Executive Director, Friends of Cedar Mesa
When Josh Ewing left a six-figure, 80-hour-a-week job in advertising, he had no intention of entering the nonprofit world—until he and his wife moved to southeastern Utah and discovered San Juan County. He shares the journey that led to his joining the fight to protect Bears Ears National Monument.
Foundation: How did you get involved with Friends of Cedar Mesa?
Josh: After college, I moved to Salt Lake, where I ended up doing PR for the 2002 Winter Olympics and got very involved in politics. Traveling around Utah, I fell in love with the Bluff area—places that are now part of Bears Ears National Monument. A decade later, after my wife and I moved here, I volunteered for Friends of Cedar Mesa. I had no intention of being a conservationist or a nonprofit leader. But when the opportunity began to build to have a local voice in the Bears Ears protection effort, I thought, “If not me, who?”
Foundation: What does Friends of Cedar Mesa do?
Josh: We work to ensure that public lands here in San Juan County, Utah, are respected and protected. We do that through on-the-ground stewardship projects, educational outreach, research, archaeological site monitoring, and advocacy. San Juan County is the most archaeologically rich county in the U.S. The Bears Ears region is central to the future of conservation in the United States under the Antiquities Act, so we’re in the middle of the hottest fight in conservation right now. And even when that fight’s over, this is internationally significant public land. It’s a lifetime project to ensure that it’s protected.
Foundation: How does Grand Circle Foundation help?
Josh: It’s hard to overstate the impact they’ve had by being visionary and helping us get momentum to do important work. In particular, we needed to build an education center to essentially serve as a grassroots-powered Visitors’ Center for the monument until such time as the government would step up and create an official one. That was big project for a small organization! The Foundation was one of the first major contributors to that effort. By so doing, they showed many, many other people that there was momentum—that this was a project that had viability, which was crucial to getting the project rolling.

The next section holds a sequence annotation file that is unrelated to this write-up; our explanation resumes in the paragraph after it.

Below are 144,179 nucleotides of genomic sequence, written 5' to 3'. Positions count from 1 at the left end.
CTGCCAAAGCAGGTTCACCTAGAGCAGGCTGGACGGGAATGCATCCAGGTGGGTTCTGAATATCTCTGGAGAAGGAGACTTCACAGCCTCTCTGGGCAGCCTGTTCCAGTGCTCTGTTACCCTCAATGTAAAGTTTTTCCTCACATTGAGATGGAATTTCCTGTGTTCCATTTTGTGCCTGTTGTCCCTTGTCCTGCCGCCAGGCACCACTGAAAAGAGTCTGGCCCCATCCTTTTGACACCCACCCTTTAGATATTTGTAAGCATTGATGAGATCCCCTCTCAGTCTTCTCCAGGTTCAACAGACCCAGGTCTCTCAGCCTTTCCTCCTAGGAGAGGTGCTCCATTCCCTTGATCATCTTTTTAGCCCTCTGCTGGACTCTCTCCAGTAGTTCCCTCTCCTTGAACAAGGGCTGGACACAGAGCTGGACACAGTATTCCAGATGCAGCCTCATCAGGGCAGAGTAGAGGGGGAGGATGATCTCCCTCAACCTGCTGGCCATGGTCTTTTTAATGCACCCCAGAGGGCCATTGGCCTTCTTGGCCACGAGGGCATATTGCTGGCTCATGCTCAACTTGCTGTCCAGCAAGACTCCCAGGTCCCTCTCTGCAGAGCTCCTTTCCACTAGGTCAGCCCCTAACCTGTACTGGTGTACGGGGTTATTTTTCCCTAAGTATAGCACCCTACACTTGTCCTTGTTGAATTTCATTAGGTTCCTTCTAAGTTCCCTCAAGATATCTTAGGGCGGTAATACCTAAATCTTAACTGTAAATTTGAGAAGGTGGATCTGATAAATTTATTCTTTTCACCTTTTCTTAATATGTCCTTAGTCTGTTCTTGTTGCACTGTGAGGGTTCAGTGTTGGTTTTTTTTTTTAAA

Foundation: What’s your vision for the future of the organization?
Josh: It’s going to sound funny, but my vision for the future is we become less important. The goal is to empower and support the five tribal nations, supported by many other tribes, that put forward the idea of the Bears Ears National Monument. The goal is to have a Visitors’ Center run by the tribes, with support from the government, and we step back a little bit. Then, our mission will shift to doing more research, and I’m sure we’ll always have a large role in the ground work, like stabilizing archaeological sites, mending fences, trail work, monitoring sites for looting, that sort of thing.
Foundation: What do you do during your off hours?
Josh: I’m passionate about rock climbing. The ancient Pueblo people were clearly adept climbers, and I’ve developed a fascination with the archaeology of their ancient cliff dwellings. The other passion I’ve developed is visiting and learning about the cultural history of this area. We have the oldest rock art in North America here. I enjoy seeking out and photographing it. I use my photography to advance protection.
Foundation: What would people be surprised to learn about you?
Josh: My other volunteer work is that I serve as a captain on the Bluff Volunteer Fire Department. The Friends of Cedar Mesa depends on the generosity of donors to do its work. Grand Circle Foundation welcomes your contributions to support education about these lands, to help protect these historic lands for future generations.
Tell us a little about yourself. Which do you prefer?
Chocolate or vanilla?
Reading a book or seeing a movie?
Reading a book.
Going for a hike or sitting by a fire?
Going for a hike—ideally it’s a hike that involves a backpack and a fire!
Talking or listening?
Dogs or cats?